The gift of cash

“Dear Patricia Kavanagh-Grant,” a senior executive vice president of MBNA addressed the lady of the house in a colorful holiday letter. . .

World’s worst asset

Tuesday’s setback in Japanese government bonds pushed the 10-year benchmark yield all the way up to 1.14%, a leap of 10 basis points. It must be understood that this amounted to almost 10% of the overall yield. The bulls were desolated. . . .

China to reallocate

On November 24, Reuters reported a major change in the climate of world monetary opinion: An official declaration of intent to reduce the dollar component of China’s reserve holdings and augment the gold portion.

Paper covers rock

Commodity indices are making generation lows; the Nasdaq Composite index is trading at a price-earnings multiple of almost 80 times (as we do the estimating). And the 4 1/4%, 10-year Swiss government bond on Tuesday changed hands at a price to yield 2.39%, a record low.

November 20, 1998, Vol. 16, No. 22

One for the paranoid

Jos Heuvelman, a functionary with the Dutch central bank, last week proposed that the European Central Bank invest its “excess” reserves in a manner more attuned to late 20th century portfolio theory. No need to husband low-yielding, liquid money-market instruments, Heuvelman said, when high-yielding, less-liquid assets are available at attractive pickups in total return . . .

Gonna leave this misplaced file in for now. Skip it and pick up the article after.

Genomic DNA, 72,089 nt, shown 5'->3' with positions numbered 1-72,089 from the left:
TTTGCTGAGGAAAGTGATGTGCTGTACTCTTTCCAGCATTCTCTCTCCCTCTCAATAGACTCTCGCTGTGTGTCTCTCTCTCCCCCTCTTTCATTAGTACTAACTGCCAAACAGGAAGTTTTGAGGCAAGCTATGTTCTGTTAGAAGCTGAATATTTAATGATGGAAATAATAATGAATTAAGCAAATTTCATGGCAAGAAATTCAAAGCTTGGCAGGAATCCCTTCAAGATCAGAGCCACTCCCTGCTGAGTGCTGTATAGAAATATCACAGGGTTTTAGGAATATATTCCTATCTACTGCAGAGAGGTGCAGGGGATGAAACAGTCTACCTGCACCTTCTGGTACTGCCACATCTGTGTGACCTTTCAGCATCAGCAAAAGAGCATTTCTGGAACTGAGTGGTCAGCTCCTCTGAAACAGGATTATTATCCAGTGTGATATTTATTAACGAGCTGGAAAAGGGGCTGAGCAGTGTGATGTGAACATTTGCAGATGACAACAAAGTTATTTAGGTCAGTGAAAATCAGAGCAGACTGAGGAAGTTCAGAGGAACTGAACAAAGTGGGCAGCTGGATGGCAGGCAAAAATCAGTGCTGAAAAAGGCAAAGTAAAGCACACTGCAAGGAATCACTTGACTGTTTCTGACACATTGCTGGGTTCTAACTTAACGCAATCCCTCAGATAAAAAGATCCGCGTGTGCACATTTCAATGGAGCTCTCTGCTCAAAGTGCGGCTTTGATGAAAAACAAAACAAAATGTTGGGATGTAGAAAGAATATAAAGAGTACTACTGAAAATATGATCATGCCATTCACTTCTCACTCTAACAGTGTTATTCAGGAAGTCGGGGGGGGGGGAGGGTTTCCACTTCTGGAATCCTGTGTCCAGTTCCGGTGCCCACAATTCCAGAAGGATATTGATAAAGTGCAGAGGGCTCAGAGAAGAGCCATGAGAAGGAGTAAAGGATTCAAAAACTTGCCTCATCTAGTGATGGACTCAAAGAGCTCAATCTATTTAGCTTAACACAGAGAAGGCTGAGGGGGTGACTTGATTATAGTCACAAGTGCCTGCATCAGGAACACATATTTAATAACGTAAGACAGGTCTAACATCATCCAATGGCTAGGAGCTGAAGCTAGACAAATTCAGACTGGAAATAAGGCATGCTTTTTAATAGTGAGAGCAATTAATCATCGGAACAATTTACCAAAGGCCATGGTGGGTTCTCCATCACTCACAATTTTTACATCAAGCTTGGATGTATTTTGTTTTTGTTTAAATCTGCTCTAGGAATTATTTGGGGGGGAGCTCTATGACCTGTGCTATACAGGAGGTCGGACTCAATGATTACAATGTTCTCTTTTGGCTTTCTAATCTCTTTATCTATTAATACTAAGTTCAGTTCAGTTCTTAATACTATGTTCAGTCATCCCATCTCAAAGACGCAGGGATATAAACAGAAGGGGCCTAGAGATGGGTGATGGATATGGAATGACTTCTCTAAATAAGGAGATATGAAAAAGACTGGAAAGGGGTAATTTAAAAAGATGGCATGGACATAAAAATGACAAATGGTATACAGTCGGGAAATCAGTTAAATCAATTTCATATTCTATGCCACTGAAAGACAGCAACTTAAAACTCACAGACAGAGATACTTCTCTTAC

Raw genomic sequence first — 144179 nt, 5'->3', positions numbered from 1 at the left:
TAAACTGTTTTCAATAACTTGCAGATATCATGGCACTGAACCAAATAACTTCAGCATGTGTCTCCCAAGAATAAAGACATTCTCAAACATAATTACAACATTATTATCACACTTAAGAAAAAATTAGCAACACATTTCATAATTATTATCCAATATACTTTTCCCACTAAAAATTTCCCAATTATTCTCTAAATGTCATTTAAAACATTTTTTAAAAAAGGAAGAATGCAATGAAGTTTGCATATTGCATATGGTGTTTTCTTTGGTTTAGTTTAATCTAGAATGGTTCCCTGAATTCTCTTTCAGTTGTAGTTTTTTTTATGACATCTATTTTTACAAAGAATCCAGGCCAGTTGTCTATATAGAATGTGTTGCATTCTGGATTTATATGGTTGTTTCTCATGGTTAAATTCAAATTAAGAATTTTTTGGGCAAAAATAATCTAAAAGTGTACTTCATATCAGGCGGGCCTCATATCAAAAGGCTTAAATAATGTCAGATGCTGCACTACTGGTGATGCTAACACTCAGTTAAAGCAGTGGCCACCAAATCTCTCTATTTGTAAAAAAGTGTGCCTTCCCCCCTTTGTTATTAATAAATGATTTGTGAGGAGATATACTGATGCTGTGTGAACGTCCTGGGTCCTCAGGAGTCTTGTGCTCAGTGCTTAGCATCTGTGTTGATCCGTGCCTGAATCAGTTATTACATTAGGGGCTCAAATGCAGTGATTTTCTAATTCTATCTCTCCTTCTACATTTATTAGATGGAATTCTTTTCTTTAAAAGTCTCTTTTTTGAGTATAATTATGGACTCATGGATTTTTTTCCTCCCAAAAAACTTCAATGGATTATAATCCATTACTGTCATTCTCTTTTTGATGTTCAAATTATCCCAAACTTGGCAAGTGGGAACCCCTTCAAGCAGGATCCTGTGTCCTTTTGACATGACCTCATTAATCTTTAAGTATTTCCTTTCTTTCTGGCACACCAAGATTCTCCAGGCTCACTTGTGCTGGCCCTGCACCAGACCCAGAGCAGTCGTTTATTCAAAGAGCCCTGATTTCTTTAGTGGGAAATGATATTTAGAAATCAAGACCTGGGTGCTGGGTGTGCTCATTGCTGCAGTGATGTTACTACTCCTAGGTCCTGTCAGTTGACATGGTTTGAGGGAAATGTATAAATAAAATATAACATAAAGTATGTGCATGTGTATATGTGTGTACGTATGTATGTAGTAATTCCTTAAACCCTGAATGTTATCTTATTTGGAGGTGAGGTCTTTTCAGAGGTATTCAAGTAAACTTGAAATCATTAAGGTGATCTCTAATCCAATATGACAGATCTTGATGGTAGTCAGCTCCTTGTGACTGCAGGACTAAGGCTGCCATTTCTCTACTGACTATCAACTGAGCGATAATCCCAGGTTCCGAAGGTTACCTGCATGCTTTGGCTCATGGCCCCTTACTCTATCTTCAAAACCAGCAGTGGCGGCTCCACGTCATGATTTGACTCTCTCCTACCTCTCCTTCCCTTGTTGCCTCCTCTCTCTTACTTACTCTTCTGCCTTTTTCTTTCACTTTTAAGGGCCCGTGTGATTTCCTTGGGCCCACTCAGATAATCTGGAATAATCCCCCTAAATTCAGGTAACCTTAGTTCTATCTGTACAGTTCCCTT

Careful analysis

Walter Schloss, eminent value investor, lit up the room after lunch at the Grant’s conference, and passed around a souvenir to his admirers: the 10th annual report of Graham-Newman Corp., dated Feb. 28, 1946, which he himself wrote. It was hardly an accident that the investment philosophy espoused in the document was classic Graham and Dodd: Benjamin Graham was the firm’s lead name partner.

No monopoly money

One of the world’s great monopolies is about to be broken up, and Bill Gates isn’t the prospective loser. In six short weeks, the dollar will begin to meet significant competition from another currency for the first time in more than half a century. The coming of the euro is a defining monetary event. . . .

Trading up a storm

In response to our bearish analysis of Charles Schwab & Co. (Grant’s, October 23), the price of the stock went up. The rally prompted a man in the Schwab asset-management division to pick up the phone and make a constructive suggestion. Think of the company as an Internet stock, he said. It does help, we admit. . . .

Slick derivatives

Every derivative investment is under suspicion in the debris-strewn wake of Long-Term Capital Management, but a warrant on an oil company is extra contrary. So evidently hopeless is the energy business that DuPont, in the largest initial public offering of all time, has just sold 30% of its interest in Conoco . . .

Inflation in paper, deflation in things

When K-Tel International, Internet music retailer and stock-market beach ball, was notified Tuesday that it fails to meet the minimum tangible net asset requirement for listing on the Nasdaq, its shares had been trading as high as 211/4. At the price, the company’s equity capitalization was in excess of $170 million. Surely, observed a reader of ours, Jon Goodman, speculative history was then being made. . . .